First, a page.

This new issue features a remarkable conductor most of us probably have never heard of – Owain Arwel Hughes. Coming from Wales, he has conducted many of the finest orchestras of the world and is now principal associate conductor of the Royal Philharmonic, accumulating an impressive discography mainly of British, Scandinavian and Russian composers. His current project is to record all seven Sibelius symphonies with the Royal Philharmonic and this is the second issue of that set.
The Second, the most famous of the seven, was an overnight success at its premiere in 1902. It catapulted Sibelius into fame as one of the best composers of the 20th century, a patriot and the pride of his native Finland. It is a glorious work in the sunny key of D major. Although there are dark moments, the finale, with two themes alternating in a long, gradual crescendo in 3/4 time ascending towards a climax when, after a long-held minor motif suddenly turns into major in fortissimo, is absolutely magnificent.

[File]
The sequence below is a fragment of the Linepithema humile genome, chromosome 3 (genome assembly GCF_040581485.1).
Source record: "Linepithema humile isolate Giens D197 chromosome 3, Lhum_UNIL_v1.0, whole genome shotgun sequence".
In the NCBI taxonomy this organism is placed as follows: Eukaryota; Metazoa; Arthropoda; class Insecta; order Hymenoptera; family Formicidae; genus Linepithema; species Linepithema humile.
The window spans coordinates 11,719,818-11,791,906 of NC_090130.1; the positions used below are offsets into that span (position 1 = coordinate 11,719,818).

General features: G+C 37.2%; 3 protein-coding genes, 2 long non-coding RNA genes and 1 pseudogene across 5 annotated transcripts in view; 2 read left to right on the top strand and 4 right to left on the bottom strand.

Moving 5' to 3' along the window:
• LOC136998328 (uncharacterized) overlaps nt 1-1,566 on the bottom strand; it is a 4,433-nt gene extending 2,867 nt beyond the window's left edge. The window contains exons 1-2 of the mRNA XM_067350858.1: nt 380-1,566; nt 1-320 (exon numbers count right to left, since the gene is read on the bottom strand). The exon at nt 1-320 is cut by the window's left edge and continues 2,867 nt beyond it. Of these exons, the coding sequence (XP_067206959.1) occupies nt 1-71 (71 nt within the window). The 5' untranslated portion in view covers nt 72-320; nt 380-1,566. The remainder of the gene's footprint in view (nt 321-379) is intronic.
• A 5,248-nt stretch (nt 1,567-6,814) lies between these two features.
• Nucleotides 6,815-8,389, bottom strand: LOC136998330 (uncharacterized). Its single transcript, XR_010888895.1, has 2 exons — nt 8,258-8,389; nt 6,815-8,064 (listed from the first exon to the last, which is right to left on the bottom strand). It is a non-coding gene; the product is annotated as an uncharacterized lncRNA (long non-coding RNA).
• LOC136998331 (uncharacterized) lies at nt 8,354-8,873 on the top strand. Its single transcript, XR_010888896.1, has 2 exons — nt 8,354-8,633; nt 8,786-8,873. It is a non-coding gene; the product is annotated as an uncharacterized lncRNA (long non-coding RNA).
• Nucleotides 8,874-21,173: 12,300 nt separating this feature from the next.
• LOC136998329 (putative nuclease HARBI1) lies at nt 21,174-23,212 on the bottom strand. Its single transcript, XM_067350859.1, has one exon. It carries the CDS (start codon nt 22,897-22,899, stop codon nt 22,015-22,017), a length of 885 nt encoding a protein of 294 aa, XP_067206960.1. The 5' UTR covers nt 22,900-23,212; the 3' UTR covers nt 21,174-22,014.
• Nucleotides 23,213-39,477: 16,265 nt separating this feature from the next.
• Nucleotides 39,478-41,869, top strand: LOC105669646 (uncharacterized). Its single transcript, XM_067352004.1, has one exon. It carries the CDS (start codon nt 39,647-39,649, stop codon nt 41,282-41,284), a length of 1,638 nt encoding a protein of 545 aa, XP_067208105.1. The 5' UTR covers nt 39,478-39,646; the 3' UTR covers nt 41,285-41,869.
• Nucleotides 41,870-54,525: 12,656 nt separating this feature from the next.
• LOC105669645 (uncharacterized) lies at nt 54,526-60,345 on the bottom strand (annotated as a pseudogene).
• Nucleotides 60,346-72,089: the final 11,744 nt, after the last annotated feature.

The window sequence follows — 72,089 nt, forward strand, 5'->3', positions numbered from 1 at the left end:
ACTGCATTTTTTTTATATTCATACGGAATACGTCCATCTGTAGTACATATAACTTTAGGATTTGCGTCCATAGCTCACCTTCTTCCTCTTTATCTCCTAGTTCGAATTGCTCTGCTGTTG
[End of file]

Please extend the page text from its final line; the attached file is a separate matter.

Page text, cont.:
Symphony No.4 in A Minor is completely different. It’s a deeply personal statement and the conductor must feel, indeed inhabit, its emotional climate. In the words of Sibelius, it is completely devoid of the “compositional tricks or circuses” composers use to thrill audiences. Right at the outset a deep, sad cello theme slowly develops until stopped by forceful chords on the brass and then a forlorn, echoed horn call as we are enter a misty, dark, barren, somewhat frightening territory. There is some happiness, like a lovely scherzo second movement, but the sky quickly darkens, diminishing it into oblivion.
The overall effect is puzzling, but with repeated hearings its many hidden beauties come out and, according to some critics, it is the most beautiful of Sibelius’ symphonies.